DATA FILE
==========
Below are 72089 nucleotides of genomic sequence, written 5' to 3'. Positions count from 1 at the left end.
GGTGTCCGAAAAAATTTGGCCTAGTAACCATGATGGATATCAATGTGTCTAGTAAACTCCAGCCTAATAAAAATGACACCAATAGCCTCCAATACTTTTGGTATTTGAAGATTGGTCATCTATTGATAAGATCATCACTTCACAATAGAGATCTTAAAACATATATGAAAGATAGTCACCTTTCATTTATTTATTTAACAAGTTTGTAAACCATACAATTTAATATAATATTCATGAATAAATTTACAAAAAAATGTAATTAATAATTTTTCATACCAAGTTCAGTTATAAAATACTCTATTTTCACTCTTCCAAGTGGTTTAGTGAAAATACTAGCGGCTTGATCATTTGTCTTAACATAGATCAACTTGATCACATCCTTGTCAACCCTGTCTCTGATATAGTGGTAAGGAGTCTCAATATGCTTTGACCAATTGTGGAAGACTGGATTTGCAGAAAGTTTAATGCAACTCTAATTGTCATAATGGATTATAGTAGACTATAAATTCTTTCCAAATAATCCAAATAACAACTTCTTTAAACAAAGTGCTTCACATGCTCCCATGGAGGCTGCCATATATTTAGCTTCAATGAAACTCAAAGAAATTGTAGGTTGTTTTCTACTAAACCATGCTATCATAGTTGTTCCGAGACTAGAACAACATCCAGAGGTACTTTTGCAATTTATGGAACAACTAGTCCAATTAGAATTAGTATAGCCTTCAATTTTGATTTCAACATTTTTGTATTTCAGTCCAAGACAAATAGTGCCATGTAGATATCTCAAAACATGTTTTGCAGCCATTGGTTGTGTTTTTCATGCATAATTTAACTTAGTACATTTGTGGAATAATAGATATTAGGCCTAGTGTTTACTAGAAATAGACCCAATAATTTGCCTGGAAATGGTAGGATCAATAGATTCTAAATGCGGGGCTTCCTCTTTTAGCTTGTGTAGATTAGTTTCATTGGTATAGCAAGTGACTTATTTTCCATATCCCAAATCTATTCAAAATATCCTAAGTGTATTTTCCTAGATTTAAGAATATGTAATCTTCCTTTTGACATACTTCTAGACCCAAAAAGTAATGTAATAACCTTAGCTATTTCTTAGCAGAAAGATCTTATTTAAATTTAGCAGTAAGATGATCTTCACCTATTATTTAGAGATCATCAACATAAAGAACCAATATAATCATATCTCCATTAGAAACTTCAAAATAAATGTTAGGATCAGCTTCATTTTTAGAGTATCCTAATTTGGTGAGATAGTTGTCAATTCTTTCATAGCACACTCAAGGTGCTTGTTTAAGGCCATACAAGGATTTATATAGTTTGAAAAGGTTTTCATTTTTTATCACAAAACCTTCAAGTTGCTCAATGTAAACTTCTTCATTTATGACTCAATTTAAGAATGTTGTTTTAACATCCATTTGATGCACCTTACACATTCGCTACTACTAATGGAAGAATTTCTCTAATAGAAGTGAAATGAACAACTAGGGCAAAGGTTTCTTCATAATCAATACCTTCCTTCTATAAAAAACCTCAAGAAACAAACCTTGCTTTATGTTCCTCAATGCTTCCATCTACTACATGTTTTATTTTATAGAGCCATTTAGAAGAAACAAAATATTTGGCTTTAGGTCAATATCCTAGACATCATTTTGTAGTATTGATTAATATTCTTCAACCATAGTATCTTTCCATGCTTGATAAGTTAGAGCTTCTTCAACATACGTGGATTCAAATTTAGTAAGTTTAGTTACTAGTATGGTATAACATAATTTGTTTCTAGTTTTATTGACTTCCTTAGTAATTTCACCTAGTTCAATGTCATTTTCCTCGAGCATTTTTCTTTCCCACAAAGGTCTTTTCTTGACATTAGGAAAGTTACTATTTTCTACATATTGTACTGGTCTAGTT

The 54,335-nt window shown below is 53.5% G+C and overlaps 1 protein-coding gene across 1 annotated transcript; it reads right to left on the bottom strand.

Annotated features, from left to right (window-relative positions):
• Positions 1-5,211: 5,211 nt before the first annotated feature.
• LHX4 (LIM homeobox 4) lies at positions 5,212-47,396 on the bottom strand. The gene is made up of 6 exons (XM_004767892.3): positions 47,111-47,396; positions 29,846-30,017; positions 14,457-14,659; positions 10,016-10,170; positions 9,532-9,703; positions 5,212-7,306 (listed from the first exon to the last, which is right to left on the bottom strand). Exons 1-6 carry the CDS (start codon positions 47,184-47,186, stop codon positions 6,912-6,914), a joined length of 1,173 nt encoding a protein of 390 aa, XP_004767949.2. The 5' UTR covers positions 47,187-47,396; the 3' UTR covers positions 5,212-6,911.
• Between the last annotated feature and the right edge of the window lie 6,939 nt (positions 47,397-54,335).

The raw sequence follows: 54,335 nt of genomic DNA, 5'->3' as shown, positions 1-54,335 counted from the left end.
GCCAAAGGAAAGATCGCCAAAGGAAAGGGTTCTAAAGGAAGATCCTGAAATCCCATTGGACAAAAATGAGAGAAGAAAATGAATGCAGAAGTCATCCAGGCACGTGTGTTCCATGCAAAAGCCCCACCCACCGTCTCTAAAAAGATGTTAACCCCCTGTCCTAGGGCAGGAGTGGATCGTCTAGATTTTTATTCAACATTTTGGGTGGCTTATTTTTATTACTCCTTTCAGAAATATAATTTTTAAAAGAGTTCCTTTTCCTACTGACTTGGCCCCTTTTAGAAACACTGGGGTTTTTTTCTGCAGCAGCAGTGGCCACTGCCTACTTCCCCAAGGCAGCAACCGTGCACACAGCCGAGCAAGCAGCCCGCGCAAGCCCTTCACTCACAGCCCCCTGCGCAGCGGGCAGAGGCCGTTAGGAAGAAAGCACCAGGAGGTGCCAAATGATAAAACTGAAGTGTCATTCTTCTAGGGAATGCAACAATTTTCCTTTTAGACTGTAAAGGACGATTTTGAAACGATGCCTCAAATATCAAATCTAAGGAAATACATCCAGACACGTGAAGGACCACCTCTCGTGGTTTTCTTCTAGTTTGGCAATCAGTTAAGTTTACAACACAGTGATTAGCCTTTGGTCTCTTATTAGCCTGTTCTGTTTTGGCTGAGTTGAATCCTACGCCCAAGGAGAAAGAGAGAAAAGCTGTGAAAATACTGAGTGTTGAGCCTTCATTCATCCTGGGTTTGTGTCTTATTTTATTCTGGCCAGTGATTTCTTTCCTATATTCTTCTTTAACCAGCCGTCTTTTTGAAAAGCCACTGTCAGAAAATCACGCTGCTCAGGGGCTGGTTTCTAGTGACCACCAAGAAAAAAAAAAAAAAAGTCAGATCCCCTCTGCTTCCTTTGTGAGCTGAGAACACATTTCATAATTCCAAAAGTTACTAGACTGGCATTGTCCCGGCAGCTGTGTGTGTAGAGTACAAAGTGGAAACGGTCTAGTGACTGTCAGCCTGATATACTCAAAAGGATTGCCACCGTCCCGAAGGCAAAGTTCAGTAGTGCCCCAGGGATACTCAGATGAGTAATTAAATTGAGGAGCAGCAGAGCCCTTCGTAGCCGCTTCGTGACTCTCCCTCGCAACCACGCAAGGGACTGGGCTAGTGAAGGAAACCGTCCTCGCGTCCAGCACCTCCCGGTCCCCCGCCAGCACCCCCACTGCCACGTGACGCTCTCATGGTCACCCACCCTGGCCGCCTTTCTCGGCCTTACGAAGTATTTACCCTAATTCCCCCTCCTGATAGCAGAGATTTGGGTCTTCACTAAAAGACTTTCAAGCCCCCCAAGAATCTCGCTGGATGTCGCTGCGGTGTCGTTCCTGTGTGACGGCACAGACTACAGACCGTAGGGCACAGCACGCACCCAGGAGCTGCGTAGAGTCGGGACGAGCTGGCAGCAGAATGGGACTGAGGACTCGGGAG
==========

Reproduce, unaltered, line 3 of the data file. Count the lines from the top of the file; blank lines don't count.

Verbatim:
The 54,335-nt window shown below is 53.5% G+C and overlaps 1 protein-coding gene across 1 annotated transcript; it reads right to left on the bottom strand.